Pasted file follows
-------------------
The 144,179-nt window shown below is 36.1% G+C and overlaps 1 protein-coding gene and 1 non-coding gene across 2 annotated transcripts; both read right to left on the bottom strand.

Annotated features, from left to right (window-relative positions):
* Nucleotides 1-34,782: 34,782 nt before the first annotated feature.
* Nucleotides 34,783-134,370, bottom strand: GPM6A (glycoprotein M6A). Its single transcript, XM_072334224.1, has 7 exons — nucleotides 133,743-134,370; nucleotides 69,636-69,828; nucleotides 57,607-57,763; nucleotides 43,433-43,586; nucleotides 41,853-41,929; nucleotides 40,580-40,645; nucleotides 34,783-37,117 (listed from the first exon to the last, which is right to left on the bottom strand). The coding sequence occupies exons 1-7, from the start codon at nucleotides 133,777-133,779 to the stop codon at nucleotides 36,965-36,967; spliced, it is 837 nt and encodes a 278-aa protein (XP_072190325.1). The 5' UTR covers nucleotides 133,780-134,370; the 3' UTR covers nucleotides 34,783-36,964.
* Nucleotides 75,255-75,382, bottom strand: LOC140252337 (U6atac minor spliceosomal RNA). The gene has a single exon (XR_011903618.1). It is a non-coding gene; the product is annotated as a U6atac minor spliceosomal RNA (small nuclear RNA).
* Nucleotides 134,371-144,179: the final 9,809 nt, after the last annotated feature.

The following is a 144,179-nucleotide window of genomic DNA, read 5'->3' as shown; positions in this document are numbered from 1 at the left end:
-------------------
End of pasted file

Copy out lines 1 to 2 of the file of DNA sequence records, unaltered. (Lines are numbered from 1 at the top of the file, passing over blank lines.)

The 144,179-nt window shown below is 36.1% G+C and overlaps 1 protein-coding gene and 1 non-coding gene across 2 annotated transcripts; both read right to left on the bottom strand.

Annotated features, from left to right (window-relative positions):